Douglas County Commission to have public hearing on wind turbine tower regulations

This file photo shows the Elk River Wind Project, Kansas' biggest wind farm, located along U.S. 400 in southeastern Butler County.

On Wednesday, the Douglas County Commission could end a two-and-a-half year internal planning effort when it considers regulations for wind power turbine towers and systems.

Commissioners will consider a text amendment to county code that allows and regulates large commercial wind turbines through the county’s conditional use process. The public hearing on the text amendment will be at the 6 p.m. time slot the commission reserves for issues expected to garner public comment.

The proposed text amendment addresses a gap in the county’s regulatory language, which came to light when NextEra Energy of Florida applied for a conditional use permit to install two meteorological towers to measure wind speeds in southern Douglas County. The application caused considerable comment from area residents concerned about the building of towers near their property.

In response, the County Commission has approved a series of moratoriums on wind-generated energy systems since December 2013. The last, which expires July 31, was approved in April. Commissioners also asked for a staff review of wind energy, which was presented at a work session in February 2014.

The text amendment before commissioners on Wednesday is a revised version of one presented in April. Like the first version, the measure establishes a two-tier approach to regulating wind generation towers. Smaller turbines generating 50 kilowatts or less for personal or small commercial on-site use would be considered through the county’s building permit process.

When the amendment was first considered in April, Lawrence-Douglas County Metropolitan Planning staffer Sandra Day said many of the large tower turbine regulations, such as setback and public notification requirements, were borrowed from the county’s conditional use permit for communication tower regulations.

Commissioners tabled the item so that staff could further flesh out language on small turbine use and to have planning staff review whether the county could expand protest petition rights for large commercial applications beyond what is required by state statute. Commissioners also expressed interest in reviewing the county’s revenue potential from large commercial wind towers.

The text amendment’s original language required that public hearing notifications be mailed to all property owners in the county’s unincorporated areas within a 1-mile radius of a property on which a wind tower was proposed. However, only those living within 1,000 feet of the property would have the right to sign a protest petition challenging its approval, a move that would require all three commissioners to vote in favor of the application.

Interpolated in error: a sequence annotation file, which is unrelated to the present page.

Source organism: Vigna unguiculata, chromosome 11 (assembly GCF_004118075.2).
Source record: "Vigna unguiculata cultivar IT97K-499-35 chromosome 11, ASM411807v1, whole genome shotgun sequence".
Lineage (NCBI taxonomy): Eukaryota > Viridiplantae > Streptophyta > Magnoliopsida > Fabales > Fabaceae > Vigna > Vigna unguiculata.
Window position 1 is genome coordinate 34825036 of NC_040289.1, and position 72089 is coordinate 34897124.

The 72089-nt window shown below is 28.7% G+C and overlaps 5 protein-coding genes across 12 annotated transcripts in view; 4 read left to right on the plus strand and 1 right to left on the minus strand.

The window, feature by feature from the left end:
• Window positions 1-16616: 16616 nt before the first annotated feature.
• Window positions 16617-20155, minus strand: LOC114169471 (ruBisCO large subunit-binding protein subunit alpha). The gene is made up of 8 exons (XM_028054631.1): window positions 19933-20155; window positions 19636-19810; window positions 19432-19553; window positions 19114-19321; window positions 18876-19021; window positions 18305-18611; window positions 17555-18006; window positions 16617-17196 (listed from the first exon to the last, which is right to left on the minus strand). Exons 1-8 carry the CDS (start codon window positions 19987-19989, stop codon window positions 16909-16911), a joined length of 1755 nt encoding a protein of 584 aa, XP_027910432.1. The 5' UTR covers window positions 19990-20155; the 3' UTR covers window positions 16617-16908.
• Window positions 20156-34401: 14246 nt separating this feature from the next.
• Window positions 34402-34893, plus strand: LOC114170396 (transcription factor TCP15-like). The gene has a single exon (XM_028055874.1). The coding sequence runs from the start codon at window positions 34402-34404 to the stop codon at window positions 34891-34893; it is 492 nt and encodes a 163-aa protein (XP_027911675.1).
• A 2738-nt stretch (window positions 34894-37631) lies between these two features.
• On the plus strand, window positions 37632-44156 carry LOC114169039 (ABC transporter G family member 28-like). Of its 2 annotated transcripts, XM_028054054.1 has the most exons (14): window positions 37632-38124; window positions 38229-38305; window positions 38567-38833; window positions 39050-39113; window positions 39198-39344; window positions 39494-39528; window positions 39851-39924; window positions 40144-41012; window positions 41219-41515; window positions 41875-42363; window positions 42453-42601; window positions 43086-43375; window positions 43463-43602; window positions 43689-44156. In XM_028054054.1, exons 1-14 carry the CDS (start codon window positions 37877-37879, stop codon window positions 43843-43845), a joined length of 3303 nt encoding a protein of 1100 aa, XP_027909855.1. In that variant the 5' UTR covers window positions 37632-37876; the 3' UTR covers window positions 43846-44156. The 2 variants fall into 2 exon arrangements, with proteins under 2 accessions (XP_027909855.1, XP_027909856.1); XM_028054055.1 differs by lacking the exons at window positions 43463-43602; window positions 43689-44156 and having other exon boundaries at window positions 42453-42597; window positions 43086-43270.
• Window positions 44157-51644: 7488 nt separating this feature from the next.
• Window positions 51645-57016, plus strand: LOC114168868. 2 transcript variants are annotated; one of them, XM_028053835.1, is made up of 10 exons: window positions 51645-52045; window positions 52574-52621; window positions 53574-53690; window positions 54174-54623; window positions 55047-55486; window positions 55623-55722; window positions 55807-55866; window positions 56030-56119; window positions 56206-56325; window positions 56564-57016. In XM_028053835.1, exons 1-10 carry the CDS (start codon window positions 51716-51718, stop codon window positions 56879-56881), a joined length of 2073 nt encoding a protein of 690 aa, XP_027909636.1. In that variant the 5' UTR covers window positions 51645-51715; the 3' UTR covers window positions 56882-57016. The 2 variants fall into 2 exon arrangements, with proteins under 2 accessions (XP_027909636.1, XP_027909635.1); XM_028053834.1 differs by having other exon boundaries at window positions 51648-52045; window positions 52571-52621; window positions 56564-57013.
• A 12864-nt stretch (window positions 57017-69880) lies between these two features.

That was one of the provisions commissioners wanted addressed, if the county had the ability to do so through home rule.

“Notice without some remedy is kind of shallow,” Commissioner Jim Flory said in April. “This is a different thing than anything we’ve ever dealt with. Communication towers are a piece of cake compared to wind turbines.”

The revised text amendment before commissioners retains the 1-mile notification but doesn’t expand protest rights to those property owners beyond the 1,000-foot radius. However, staff wrote in a report to commissioners that the County Commission has the authority to give protest petition rights to those living in a 1-mile radius. That would create the possibility of two separate protest petitions, both of which could force a supermajority vote, staff wrote.

As for revenue possibilities, staff wrote that commercial wind towers were eligible for lifetime property tax exemptions before 2015. Therefore, counties negotiated payment in lieu of taxes arrangements with their owners. The Kansas Legislature has now changed the law and those towers approved after Jan. 1, 2017, are eligible for only a 10-year tax exemption. Staff wrote it was not yet known what effect the statute change would have on the county’s right to negotiate payment in lieu of taxes agreements with wind turbine owners.

The text amendment establishes the conditional use permit application process for developers, which requires a general concept plan, defined construction phasing, the amount of property to be disturbed or cleared and forbids transfer of the conditional use permit without the County Commission’s approval.

The proposed conditional use permit language addresses the visual, noise, soil erosion, water quality, cultural heritage and infrastructure impacts of proposed towers.

The conditional use permit would stipulate that towers be set back from adjacent property lines a distance equal to 110 percent of the tower’s height plus the length of blades and that no residential structures can be closer to towers than 1,500 feet.

The conditional use permit would also cover the decommissioning and removal of towers. Applicants would be required to maintain a surety bond with the county as payee to ensure towers would be removed.

In other business, commissioners will:

• Consider a resolution regulating the placement of political signs in county easements, forbidding placing signs 300 feet from an intersection or 20 feet from a road.

• Consider an employee longevity program that will reward employees with five or more years of service and add Veterans Day to the county’s holiday list.

The Douglas County Commission meets at 4 p.m. Wednesday at the Douglas County Courthouse, 1100 Massachusetts St. To see the commission’s entire agenda, visit